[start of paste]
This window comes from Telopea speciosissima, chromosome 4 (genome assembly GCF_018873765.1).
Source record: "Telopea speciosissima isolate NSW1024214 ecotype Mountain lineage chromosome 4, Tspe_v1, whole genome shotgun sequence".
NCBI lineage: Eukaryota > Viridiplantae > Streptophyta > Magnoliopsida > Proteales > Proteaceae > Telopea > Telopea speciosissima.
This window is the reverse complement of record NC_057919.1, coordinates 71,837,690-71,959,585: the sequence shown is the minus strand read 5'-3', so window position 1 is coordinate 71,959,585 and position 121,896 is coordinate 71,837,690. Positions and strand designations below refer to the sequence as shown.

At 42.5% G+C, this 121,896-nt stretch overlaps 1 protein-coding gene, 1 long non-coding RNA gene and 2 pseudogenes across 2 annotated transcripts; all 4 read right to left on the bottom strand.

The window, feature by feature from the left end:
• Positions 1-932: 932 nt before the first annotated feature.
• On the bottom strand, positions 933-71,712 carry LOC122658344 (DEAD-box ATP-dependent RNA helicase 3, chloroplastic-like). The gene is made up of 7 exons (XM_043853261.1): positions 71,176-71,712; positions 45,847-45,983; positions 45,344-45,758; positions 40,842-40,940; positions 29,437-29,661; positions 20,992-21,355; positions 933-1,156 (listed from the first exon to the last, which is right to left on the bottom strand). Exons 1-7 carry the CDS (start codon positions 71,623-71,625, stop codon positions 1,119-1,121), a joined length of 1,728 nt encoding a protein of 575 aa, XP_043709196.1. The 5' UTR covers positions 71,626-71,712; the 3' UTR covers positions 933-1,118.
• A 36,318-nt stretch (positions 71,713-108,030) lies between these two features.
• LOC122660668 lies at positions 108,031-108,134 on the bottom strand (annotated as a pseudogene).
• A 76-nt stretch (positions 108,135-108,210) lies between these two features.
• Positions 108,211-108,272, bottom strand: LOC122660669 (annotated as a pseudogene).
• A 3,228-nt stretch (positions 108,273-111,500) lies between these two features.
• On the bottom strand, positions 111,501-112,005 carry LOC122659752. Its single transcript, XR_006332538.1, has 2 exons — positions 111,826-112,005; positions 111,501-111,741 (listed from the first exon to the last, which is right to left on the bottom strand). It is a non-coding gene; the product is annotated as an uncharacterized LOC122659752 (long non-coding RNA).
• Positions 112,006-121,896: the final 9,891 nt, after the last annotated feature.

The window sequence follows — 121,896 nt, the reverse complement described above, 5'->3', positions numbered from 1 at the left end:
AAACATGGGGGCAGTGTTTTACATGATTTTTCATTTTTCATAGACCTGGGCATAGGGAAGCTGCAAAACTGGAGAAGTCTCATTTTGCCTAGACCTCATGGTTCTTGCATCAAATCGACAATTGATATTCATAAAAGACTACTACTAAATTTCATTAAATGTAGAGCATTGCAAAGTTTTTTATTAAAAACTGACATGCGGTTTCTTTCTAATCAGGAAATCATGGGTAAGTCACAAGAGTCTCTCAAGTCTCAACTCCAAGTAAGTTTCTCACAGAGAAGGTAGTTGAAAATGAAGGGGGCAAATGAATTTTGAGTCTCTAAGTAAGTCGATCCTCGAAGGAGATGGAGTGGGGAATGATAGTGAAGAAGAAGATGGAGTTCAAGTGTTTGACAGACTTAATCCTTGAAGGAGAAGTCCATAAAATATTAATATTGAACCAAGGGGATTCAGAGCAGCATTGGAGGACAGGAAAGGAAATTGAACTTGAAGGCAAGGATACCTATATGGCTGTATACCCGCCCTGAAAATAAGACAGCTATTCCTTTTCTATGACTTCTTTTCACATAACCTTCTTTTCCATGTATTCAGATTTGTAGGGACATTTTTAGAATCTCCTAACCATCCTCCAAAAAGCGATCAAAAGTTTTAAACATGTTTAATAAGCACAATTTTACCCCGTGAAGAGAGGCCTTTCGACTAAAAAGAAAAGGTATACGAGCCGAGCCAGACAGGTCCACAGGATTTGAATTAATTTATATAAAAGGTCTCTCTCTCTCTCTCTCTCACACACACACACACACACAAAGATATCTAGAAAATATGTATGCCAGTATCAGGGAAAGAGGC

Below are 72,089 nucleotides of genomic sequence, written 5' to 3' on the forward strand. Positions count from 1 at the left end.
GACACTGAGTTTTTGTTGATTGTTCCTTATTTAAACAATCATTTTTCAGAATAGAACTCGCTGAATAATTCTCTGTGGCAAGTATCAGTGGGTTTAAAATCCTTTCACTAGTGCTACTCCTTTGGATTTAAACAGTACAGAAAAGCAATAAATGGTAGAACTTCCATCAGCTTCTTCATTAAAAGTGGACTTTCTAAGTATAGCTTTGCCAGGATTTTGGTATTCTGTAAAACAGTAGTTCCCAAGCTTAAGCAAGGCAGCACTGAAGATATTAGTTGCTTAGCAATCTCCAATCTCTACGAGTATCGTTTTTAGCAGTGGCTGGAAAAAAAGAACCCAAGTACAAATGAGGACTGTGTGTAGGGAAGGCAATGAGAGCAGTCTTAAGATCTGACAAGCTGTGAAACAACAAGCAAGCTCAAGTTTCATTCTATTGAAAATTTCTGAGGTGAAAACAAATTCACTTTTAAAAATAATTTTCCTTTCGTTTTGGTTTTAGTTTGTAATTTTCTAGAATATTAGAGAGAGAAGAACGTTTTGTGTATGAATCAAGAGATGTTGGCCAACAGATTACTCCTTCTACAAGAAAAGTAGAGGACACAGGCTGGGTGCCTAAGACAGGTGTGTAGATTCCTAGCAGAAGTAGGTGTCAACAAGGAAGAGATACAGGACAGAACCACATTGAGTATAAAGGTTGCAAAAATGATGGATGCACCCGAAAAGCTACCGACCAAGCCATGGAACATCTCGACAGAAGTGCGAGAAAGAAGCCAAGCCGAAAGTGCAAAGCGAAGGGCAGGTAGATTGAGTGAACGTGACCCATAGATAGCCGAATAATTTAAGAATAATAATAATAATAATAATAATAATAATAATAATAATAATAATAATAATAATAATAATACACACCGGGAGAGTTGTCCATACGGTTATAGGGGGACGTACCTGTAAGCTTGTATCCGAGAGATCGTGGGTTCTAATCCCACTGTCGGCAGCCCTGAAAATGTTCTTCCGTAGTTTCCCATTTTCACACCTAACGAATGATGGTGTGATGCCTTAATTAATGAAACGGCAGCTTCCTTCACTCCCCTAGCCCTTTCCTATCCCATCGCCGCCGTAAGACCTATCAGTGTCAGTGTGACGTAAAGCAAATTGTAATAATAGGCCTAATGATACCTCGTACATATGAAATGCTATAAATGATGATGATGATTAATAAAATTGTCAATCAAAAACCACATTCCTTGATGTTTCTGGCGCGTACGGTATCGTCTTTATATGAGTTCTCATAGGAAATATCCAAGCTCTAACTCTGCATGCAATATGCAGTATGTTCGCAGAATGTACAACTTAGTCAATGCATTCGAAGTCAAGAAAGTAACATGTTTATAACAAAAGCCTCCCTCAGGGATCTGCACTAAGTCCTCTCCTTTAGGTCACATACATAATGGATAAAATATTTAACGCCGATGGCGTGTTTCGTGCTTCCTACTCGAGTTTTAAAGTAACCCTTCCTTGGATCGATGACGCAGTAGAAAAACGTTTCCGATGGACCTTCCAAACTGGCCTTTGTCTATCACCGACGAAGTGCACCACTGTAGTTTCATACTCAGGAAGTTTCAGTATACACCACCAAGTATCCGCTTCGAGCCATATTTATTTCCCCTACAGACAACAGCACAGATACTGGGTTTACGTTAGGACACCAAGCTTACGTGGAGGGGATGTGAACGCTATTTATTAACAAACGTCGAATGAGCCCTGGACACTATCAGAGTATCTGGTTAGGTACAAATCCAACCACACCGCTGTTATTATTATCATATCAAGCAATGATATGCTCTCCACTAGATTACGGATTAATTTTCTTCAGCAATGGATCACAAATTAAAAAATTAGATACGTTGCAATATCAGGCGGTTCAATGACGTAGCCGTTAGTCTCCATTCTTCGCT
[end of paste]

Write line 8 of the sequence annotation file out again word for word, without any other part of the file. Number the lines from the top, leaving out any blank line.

• On the bottom strand, positions 933-71,712 carry LOC122658344 (DEAD-box ATP-dependent RNA helicase 3, chloroplastic-like). The gene is made up of 7 exons (XM_043853261.1): positions 71,176-71,712; positions 45,847-45,983; positions 45,344-45,758; positions 40,842-40,940; positions 29,437-29,661; positions 20,992-21,355; positions 933-1,156 (listed from the first exon to the last, which is right to left on the bottom strand). Exons 1-7 carry the CDS (start codon positions 71,623-71,625, stop codon positions 1,119-1,121), a joined length of 1,728 nt encoding a protein of 575 aa, XP_043709196.1. The 5' UTR covers positions 71,626-71,712; the 3' UTR covers positions 933-1,118.